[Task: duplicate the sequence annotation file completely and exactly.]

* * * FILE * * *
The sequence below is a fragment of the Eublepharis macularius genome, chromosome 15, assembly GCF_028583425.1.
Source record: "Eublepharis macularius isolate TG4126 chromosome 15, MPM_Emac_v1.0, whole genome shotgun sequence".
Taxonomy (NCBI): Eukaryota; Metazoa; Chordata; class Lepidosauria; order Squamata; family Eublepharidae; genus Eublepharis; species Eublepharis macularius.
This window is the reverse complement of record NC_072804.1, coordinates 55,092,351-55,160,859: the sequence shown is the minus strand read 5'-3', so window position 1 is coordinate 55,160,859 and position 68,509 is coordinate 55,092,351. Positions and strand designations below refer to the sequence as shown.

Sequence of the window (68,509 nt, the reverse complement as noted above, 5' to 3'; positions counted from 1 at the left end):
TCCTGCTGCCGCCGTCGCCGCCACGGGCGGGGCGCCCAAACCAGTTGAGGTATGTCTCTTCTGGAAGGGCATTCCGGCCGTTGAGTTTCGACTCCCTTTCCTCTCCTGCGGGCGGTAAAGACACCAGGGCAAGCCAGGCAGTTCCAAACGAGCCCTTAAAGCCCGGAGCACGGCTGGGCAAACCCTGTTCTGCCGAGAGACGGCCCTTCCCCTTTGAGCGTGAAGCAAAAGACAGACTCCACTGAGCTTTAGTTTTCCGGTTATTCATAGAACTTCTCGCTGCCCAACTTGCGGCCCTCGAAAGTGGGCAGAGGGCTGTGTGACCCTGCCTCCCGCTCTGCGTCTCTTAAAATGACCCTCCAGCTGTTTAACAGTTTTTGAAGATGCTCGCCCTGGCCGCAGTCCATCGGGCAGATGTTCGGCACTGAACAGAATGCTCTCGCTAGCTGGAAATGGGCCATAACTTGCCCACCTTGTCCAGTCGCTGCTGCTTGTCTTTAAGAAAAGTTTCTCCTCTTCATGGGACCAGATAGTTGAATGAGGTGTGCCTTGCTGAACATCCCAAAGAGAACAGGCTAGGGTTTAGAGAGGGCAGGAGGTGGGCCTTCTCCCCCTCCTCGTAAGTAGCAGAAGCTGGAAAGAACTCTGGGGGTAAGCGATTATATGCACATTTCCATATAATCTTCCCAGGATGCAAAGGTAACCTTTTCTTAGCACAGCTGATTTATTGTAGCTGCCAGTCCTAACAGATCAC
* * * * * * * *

The sequence below is a fragment of the Eublepharis macularius genome, chromosome 15, assembly GCF_028583425.1.
Source record: "Eublepharis macularius isolate TG4126 chromosome 15, MPM_Emac_v1.0, whole genome shotgun sequence".
Taxonomy (NCBI): Eukaryota; Metazoa; Chordata; class Lepidosauria; order Squamata; family Eublepharidae; genus Eublepharis; species Eublepharis macularius.
This window is the reverse complement of record NC_072804.1, coordinates 55,092,351-55,160,859: the sequence shown is the minus strand read 5'-3', so window position 1 is coordinate 55,160,859 and position 68,509 is coordinate 55,092,351. Positions and strand designations below refer to the sequence as shown.

Sequence of the window (68,509 nt, the reverse complement as noted above, 5' to 3'; positions counted from 1 at the left end):
TCCTGCTGCCGCCGTCGCCGCCACGGGCGGGGCGCCCAAACCAGTTGAGGTATGTCTCTTCTGGAAGGGCATTCCGGCCGTTGAGTTTCGACTCCCTTTCCTCTCCTGCGGGCGGTAAAGACACCAGGGCAAGCCAGGCAGTTCCAAACGAGCCCTTAAAGCCCGGAGCACGGCTGGGCAAACCCTGTTCTGCCGAGAGACGGCCCTTCCCCTTTGAGCGTGAAGCAAAAGACAGACTCCACTGAGCTTTAGTTTTCCGGTTATTCATAGAACTTCTCGCTGCCCAACTTGCGGCCCTCGAAAGTGGGCAGAGGGCTGTGTGACCCTGCCTCCCGCTCTGCGTCTCTTAAAATGACCCTCCAGCTGTTTAACAGTTTTTGAAGATGCTCGCCCTGGCCGCAGTCCATCGGGCAGATGTTCGGCACTGAACAGAATGCTCTCGCTAGCTGGAAATGGGCCATAACTTGCCCACCTTGTCCAGTCGCTGCTGCTTGTCTTTAAGAAAAGTTTCTCCTCTTCATGGGACCAGATAGTTGAATGAGGTGTGCCTTGCTGAACATCCCAAAGAGAACAGGCTAGGGTTTAGAGAGGGCAGGAGGTGGGCCTTCTCCCCCTCCTCGTAAGTAGCAGAAGCTGGAAAGAACTCTGGGGGTAAGCGATTATATGCACATTTCCATATAATCTTCCCAGGATGCAAAGGTAACCTTTTCTTAGCACAGCTGATTTATTGTAGCTGCCAGTCCTAACAGATCAC